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Human microbiome and the importance of Circular Health

Human Microbiome 

Every human being hosts around 10 trillion microorganisms in their gut, on their skin, in their hair. Consisting mostly of bacteria, they play several important roles and influence virtually every aspect of human life. For example, imbalances in the composition of the gut microbes are associated not only with obesity, type 1 diabetes, and inflammatory bowel diseases, but also with neurological and emotional issues, auto-immune disorders, and cognitive issues. 

Individual choices for individual health 

The importance of the microbiome for human health is common knowledge: just think of all the advertising for probiotics, yogurts with live ferments, fermented beverages (i.e. kombucha), and foods rich in natural fibers. Dietary choices are intuitively directly linked to the health of our microbiome, especially in our guts. Less obviously, other lifestyle choices affect our microbiomes: certain soaps and cleaning products may disrupt our skin microbiome, exercising and spending time outdoor helps strengthen our microbiomes, careful consumption of antibiotics and other medicines as well (i.e. often, when prescribing antibiotics, doctors prescribe probiotics as well to reinforce the gut microbiome).

Systemic factors for individual health 

While most of the attention is directed to individual choices, there are many systemic factors that can affect people’s microbiomes. These are possibly more dangerous because they are more difficult to address requiring collective efforts to change cultural, social, and economic systems.  

The main example is access to food. Even in the US, there are areas, described as food deserts, where it is impossible to purchase healthy and nutritious food. This means that even if people wanted to pursue a healthy diet, they would not be able to do that. Another example is pollution, both in air and water, and exposure to dangerous substances in the workplace: as healthy of a lifestyle I have, I still breathe the local air and have to go to work.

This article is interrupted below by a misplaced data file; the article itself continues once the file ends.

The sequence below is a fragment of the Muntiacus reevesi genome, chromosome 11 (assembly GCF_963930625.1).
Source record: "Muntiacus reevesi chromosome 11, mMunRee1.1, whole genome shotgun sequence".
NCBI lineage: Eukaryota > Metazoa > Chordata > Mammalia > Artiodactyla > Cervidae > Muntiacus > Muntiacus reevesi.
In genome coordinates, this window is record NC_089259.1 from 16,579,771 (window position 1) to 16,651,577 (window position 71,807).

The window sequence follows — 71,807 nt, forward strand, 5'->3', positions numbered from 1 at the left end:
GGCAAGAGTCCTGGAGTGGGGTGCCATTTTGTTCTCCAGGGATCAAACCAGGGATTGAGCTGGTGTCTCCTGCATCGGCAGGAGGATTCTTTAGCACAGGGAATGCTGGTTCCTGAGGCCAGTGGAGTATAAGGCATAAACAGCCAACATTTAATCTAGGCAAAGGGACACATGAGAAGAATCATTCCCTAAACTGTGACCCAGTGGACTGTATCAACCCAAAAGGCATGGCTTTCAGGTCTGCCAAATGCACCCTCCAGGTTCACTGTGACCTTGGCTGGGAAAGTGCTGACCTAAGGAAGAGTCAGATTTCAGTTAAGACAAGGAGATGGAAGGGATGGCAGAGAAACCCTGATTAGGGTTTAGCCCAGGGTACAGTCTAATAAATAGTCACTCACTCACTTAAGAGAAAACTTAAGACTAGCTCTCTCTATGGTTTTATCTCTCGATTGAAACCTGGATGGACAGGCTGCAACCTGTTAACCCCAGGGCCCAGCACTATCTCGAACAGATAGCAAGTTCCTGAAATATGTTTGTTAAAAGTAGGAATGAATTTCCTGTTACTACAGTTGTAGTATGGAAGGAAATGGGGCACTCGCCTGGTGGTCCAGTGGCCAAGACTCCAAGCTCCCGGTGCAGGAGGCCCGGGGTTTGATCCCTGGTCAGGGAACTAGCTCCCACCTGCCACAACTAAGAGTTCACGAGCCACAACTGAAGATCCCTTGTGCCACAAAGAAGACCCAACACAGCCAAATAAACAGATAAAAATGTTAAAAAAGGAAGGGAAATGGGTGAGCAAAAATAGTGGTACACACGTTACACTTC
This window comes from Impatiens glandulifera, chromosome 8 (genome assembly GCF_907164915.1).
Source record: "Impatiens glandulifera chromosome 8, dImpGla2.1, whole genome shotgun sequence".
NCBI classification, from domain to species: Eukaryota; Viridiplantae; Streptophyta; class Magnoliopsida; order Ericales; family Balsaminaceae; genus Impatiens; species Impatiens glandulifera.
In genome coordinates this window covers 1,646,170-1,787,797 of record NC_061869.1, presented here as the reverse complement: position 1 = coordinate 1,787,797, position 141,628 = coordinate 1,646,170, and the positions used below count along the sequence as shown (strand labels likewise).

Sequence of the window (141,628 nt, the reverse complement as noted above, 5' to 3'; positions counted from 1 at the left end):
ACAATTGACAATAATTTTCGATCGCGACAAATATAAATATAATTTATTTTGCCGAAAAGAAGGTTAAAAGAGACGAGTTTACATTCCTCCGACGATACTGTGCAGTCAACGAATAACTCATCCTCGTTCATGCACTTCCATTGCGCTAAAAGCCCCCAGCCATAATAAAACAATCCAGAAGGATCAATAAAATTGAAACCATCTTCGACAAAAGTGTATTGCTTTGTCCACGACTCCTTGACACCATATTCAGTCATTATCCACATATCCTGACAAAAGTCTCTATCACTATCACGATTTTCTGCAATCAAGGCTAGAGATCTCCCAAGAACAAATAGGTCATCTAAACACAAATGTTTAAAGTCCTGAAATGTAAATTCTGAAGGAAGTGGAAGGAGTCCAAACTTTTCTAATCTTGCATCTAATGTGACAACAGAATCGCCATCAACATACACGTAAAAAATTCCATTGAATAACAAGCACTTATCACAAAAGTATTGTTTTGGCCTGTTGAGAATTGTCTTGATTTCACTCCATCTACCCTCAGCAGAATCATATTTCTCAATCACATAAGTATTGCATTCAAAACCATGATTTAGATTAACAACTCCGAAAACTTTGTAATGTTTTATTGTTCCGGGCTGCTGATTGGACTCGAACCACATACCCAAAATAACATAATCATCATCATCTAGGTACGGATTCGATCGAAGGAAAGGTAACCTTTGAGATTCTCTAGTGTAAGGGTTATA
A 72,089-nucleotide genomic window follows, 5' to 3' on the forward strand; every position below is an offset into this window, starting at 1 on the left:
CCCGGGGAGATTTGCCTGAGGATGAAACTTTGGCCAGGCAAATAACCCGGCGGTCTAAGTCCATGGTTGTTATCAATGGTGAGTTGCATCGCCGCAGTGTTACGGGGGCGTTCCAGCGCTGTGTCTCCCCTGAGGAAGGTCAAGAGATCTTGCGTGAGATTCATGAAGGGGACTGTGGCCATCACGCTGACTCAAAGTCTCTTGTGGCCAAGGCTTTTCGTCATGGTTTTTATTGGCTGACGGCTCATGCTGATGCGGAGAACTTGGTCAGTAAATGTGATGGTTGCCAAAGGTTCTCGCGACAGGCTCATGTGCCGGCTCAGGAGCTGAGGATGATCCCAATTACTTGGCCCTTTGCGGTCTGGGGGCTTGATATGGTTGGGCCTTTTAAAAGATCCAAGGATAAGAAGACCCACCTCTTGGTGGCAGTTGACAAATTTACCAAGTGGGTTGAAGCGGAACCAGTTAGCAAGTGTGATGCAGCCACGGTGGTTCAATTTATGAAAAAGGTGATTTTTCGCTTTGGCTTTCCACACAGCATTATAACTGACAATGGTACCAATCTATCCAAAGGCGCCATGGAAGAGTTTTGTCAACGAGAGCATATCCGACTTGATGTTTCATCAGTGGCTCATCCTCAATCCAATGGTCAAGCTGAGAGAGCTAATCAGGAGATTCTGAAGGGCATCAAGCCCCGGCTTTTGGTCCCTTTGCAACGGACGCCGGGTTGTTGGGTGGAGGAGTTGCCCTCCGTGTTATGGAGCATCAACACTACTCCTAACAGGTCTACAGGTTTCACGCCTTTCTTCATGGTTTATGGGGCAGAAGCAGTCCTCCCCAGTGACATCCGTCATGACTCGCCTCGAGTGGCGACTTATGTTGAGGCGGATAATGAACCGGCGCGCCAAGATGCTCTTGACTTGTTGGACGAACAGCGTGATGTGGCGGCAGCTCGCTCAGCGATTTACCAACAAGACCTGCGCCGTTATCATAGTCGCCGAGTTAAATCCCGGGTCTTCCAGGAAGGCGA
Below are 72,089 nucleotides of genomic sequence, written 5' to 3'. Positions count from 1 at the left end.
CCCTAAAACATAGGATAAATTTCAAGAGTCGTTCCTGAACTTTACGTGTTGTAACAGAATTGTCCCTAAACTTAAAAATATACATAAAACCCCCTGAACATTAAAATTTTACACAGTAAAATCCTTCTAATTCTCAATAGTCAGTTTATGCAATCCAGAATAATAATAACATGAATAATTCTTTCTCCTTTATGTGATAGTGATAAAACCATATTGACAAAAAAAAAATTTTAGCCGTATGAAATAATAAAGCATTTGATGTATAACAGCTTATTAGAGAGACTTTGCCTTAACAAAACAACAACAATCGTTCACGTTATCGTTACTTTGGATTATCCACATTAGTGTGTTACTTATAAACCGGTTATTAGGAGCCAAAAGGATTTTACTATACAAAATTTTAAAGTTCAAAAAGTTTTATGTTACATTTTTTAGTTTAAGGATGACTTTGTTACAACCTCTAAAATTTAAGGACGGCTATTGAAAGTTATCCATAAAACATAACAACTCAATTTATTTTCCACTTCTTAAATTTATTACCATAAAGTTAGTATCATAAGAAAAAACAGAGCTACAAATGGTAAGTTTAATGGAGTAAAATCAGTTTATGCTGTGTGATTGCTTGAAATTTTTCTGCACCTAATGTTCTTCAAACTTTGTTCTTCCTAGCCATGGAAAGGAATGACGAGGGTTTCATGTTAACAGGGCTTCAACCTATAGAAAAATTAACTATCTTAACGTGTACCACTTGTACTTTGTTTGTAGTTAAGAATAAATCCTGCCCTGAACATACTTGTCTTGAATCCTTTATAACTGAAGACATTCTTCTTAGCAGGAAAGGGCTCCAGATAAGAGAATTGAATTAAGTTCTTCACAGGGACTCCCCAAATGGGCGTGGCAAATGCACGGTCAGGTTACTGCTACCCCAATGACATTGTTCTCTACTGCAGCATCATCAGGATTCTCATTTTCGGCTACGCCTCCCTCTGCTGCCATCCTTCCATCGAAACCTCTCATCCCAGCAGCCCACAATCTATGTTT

Less obvious examples are related to cultural and social norms. These include, for example, culinary traditions that might favor foods that are not supportive of the microbiome; cleaning practices: over-sanitizing could be as bad as under-sanitizing by limiting the exchange of beneficial microorganisms together with malignant ones; medical practices: overuse of antibiotics can reduce the community availability of beneficial microorganisms. 

Indeed, each individual microbiome is just a small part of the community microbiome that evolves and adapts with every change in environmental, dietary, and even relationship conditions. 

 

Individual choices for systemic health 

Why is the individual microbiome an example of circular health? Because it shows how health is not only a matter of individual choices and how everything is related. My choices affect my health, but also the health of the people around me, and similarly, other people’s choices affect my health. 

To conclude this post, I would like to highlight some personal choices that can affect the community microbiome. 

  • Second-hand smoke is extremely dangerous (also) for the microbiome 
  • Overuse of antibiotics affects not only the microbiome of the user, but also reduces the size and diversity of the community microbiome 
  • Over-sanitizing kills off good as well as bad microorganisms altering the balance of the community microbiome. 
  • Spending time outdoors in nature helps balance our own microbiome but also when we interact with other people, their microbiomes. 

By Dr. Luca Mantegazza, Research Program Coordinator

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